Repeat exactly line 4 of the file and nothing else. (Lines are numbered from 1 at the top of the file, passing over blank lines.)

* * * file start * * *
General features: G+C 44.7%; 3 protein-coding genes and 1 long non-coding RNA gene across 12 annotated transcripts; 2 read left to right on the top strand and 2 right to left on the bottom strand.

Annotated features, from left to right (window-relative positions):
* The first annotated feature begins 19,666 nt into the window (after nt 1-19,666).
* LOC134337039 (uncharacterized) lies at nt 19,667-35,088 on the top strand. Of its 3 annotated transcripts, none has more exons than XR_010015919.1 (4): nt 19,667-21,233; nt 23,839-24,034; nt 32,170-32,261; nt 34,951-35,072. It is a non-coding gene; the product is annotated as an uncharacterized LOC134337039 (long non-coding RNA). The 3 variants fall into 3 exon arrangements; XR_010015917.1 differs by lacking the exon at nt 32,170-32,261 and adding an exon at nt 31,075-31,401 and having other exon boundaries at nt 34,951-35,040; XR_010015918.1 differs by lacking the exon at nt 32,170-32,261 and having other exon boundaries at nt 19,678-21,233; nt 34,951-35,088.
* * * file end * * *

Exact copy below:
* LOC134337039 (uncharacterized) lies at nt 19,667-35,088 on the top strand. Of its 3 annotated transcripts, none has more exons than XR_010015919.1 (4): nt 19,667-21,233; nt 23,839-24,034; nt 32,170-32,261; nt 34,951-35,072. It is a non-coding gene; the product is annotated as an uncharacterized LOC134337039 (long non-coding RNA). The 3 variants fall into 3 exon arrangements; XR_010015917.1 differs by lacking the exon at nt 32,170-32,261 and adding an exon at nt 31,075-31,401 and having other exon boundaries at nt 34,951-35,040; XR_010015918.1 differs by lacking the exon at nt 32,170-32,261 and having other exon boundaries at nt 19,678-21,233; nt 34,951-35,088.